Sports

Crosby among goal-scoring greats; Dubnyk goes from castaway to star; NHL's best line?

Sometimes lost in Sidney Crosby's many accomplishments is his prowess as a goal-scorer.

The Pittsburgh Penguins captain is actually one of the greats of his generation with respect to finding the back of the net.

Since entering the NHL in 2005, Crosby has scored 353 goals, a mark bettered by only Alex Ovechkin (537) and Jarome Iginla (364). His seven seasons of 30-plus goals trail only Ovechkin and Iginla, and his nine seasons of 20 goals or more are surpassed by just five players: Ovechkin (11), Jeff Carter (10), Iginla (10), Rick Nash (10), and Thomas Vanek (10).

Crosby was on pace for 64 goals in the 2010-11 season (32 in 41 games) before a mid-season concussion derailed not only that year, but his career for a brief period. In the seven seasons where he played at least 77 games the now-29-year-old has averaged 37 goals, including a career-high 51 in 2009-10.

Stretch back over the past three decades and Crosby ranks among the game's greatest snipers.

Goals per-game leaders since 1986-87:

1. Mario Lemieux: 0.79

2. Cam Neely: 0.66

3. Ovechkin: 0.62 

4. Pavel Bure: 0.62 

5. Brett Hull: 0.58 

6. Pat LaFontaine 0.57 

7. Steven Stamkos: 0.55 

8. Ilya Kovalchuk: 0.51 

9. Eric Lindros: 0.49

10. Crosby: 0.49

Crosby leads the league this season with 15 goals in 16 games, including three last week, despite starting almost two weeks late.

FROM CASTAWAY TO STAR

The goalie with the most shutouts this season and most since the start of the 2014-15 season is not Carey Price, but the Minnesota Wild's Devan Dubnyk. The former first round pick of the Edmonton Oilers has a league-leading four shutouts this year and 15 over the past two-plus seasons, a mark equalled only by the Penguins' Marc-Andre Fleury.

Only Price, meanwhile, has a better even-strength save percentage this season than Dubnyk's .956 mark for Minnesota (minimum 10 starts).

It was less than two years ago that the Oilers traded the Regina native to Nashville. In a span of almost one year exactly he bounced from the Predators to the Canadiens to the Coyotes before settling in with the Wild, where he inked a six-year deal worth US$26 million in the summer of 2015.

NHL'S BEST LINE?

Arguably the NHL's most effective line a quarter of the way through the 2016-17 season is Boston's trio of Brad Marchand, Patrice Bergeron, and David Pastrnak. The unit boasts a ridiculous 66-per-cent puck possession mark in almost 160 minutes together at even-strength, combining for 16 goals and 31 points over that time.

INJURIES GALORE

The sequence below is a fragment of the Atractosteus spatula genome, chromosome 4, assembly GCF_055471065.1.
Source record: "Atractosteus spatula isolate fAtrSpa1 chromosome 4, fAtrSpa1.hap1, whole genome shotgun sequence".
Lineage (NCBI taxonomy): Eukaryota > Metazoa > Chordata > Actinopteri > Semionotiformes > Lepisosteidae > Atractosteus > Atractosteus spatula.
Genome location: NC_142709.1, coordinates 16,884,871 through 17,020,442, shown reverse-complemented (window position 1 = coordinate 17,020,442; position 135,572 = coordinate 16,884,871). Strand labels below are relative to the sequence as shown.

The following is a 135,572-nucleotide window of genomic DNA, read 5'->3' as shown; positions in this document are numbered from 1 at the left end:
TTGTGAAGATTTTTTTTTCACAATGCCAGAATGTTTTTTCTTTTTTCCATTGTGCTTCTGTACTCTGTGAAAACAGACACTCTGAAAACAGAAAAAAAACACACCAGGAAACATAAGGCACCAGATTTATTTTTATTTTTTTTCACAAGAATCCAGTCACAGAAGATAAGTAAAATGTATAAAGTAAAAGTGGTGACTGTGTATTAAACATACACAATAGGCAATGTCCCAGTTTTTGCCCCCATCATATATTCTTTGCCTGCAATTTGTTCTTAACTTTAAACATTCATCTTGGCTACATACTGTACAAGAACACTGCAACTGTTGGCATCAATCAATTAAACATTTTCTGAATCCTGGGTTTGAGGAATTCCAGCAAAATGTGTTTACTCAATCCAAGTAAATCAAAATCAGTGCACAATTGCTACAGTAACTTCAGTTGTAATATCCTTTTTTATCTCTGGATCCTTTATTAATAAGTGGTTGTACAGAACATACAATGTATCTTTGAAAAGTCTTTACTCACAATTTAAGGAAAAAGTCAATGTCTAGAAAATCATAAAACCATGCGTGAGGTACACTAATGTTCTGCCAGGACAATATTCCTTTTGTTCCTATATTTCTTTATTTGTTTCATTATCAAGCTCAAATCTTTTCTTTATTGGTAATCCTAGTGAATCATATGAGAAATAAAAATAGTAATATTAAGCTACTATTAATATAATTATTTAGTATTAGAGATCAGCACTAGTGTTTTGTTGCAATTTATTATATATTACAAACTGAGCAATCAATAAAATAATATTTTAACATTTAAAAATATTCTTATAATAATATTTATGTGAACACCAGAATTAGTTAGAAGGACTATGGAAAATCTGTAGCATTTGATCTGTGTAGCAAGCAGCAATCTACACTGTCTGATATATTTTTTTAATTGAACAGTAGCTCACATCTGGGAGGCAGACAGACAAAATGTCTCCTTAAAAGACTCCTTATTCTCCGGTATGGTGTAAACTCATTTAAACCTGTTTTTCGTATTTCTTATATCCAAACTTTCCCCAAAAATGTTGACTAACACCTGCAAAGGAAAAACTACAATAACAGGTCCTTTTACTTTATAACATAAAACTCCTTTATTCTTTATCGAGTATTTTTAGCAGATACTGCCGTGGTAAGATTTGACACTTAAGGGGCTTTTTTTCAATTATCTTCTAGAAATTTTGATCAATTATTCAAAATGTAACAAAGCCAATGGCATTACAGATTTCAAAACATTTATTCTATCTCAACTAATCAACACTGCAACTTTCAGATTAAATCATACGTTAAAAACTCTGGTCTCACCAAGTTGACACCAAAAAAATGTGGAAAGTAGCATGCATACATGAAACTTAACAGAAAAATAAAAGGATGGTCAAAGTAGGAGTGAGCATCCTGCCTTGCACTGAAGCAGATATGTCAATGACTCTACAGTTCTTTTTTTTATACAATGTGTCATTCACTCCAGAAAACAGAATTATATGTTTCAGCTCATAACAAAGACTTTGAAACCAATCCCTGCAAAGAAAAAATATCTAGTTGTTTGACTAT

Shutting out Nashville on Sunday night, the Jets continue to survive despite a litany of injuries to key players.

Currently on injured reserve for Winnipeg: Bryan Little (23 games missed), Shawn Matthias (14), Mathieu Perrault (13), Tyler Myers (13 over two stints on IR), and Joel Armia (13). Drew Stafford (15 games), Mark Stuart (11), and rookie Kyle Connor (five) also missed time with injury before recently returning to the Winnipeg lineup.

Just a point back of a wild-card spot, the Jets have survived primarily because of the play of Mark Scheifele (24 points), Nikolaj Ehlers (19), Patrik Laine (18) and Blake Wheeler (16), though the offence came to a halt during a recent five-game losing streak with six goals. Goaltending and special teams have both been spotty, but Connor Hellebuyck did pitch a 42-save shutout in topping the Predators.

BETWEEN THE POSTS

— Cam Ward started poorly in October (.869 save percentage), but he's been among the NHL's best in November. Ward yielded only five goals during Carolina's recent five-game win streak and has a .941 save percentage this month. He's surrendered two goals or less in all but one of those 11 starts.

— Matt Murray has picked up right where he left off after helping the Penguins to a Cup win as a rookie goaltender last spring. The 22-year-old, sidelined by a broken hand in October, is 7-1-0 with a 1.75 goals against average and .939 save percentage.

— Brian Elliott was expected to solidify the Flames woes in goal, but he's already lost his starting job to Chad Johnson, who's compiled a 7-4-1 record and .922 save percentage in 12 starts. Elliott, meanwhile, has dropped his last six starts, surrendering 22 goals with a .870 save percentage in that span.

LONG ISLAND WOES

The Islanders were supposed to compete for another playoff berth this season, but instead they've looked more like a lottery team.

New York's struggles are tied to poor special teams and an anemic offence, one that's scored two or less in seven straight games (1-4-2) and is on pace for about 30 fewer goals from last season. The Islanders are paying for the price for questionable off-season decisions, primarily their failure to adequately replace Kyle Okposo (22 goals, 64 points last year) and Frans Nielsen (20 and 52), who both departed via free agency.

Andrew Ladd was supposed to fill Okposo's void on the team's top line, but he's slumped to just two goals and three points thus far, while finding a spot recently on the team's fourth line.   

A pair of defencemen, Dennis Seidenberg and Nick Leddy, are tied for third on the team with four goals apiece.